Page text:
If infographics are the new hotness, the least infographic makers can do is spare us from bad infographics.
A poor infographic design completely negates any good information contained in the image (and don’t get me started on infographics full of nothing but fluff information or outdated statistics).
Good infographic pointers:
1) Relay solid information in a fact-based story arc leading to a single vital point or conclusion in a concise way using good, easy to understand graphics
2) Make HTML infographics, not the usual bitmap infographics
(example: The State of the Internet Now! Notice how alive it is, and how concisely the information is displayed on the page)
3) Keep the information above the fold! We hate scrolling to read a mile-long infograhic. It detracts from your facts and your story.
(bad infographic example: This infographic on Work-Related Stress Deaths may contain great info, but I stopped caring as soon as I had to a) zoom in to see it b) start scrolling, scrolling, scrolling, scrolling….)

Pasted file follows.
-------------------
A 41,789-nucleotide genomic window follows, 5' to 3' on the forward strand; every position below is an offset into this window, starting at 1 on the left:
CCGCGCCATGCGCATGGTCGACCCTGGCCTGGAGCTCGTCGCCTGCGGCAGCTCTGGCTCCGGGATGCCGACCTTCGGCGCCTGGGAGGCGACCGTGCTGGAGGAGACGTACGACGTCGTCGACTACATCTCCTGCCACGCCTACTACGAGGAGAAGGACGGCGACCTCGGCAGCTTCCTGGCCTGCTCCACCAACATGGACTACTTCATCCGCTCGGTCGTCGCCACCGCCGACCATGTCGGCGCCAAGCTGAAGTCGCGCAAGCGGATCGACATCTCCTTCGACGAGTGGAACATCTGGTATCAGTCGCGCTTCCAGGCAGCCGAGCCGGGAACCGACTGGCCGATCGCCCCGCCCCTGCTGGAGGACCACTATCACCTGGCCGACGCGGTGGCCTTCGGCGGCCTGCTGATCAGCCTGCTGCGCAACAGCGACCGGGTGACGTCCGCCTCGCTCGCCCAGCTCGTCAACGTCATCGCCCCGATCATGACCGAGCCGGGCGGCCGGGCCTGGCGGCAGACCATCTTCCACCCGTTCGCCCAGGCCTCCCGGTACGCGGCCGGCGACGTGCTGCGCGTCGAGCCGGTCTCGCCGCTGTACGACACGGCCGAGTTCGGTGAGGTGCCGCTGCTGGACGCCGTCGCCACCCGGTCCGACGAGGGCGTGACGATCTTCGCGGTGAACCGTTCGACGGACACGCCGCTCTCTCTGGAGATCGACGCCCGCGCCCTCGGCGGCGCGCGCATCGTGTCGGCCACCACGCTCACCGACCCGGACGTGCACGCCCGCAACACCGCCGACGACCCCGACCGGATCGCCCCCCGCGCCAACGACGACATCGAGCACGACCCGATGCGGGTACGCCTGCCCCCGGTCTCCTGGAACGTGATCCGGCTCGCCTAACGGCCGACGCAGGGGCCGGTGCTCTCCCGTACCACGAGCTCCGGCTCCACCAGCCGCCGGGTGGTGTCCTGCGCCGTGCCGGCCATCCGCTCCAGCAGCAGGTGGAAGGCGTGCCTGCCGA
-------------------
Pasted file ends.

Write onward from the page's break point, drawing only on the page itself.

(better infographic example: This infographic on how the US highway system mapped like subways is great – it’s above the fold and highlights information on scroll over.)
4) Don’t make me download a PDF to read your infographic. It’s rude. Open in the browser. If you want to have a download or print option, fine, but don’t make it automatic. I dislike that as much as I dislike auto playing video and audio on a website.
5) Don’t blind the reader with garish, clashing colors or text that is too small. There is no substitute for good design. Make your infographics easy to read.
6) Put your infographic to the napkin test. Pre-map it to make sure your information and decision paths make sense.
In the end this popular information tool has become popular for marketing businesses instead of just relaying ideas and knowledge. That’s fine, but you can’t lose the knowledge element in your quest for marketing.